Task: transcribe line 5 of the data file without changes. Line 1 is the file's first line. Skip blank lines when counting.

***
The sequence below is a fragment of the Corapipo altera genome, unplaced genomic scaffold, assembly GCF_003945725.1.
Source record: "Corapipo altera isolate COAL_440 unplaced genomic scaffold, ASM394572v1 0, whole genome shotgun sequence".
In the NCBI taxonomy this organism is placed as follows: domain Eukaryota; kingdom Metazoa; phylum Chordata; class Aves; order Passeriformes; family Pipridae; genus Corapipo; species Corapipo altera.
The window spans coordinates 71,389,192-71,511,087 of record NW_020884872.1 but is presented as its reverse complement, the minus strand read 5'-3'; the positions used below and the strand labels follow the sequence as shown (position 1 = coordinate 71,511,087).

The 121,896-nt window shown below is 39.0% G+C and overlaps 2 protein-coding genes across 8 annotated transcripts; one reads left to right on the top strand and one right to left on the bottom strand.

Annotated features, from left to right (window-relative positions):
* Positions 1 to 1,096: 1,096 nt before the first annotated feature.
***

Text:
The 121,896-nt window shown below is 39.0% G+C and overlaps 2 protein-coding genes across 8 annotated transcripts; one reads left to right on the top strand and one right to left on the bottom strand.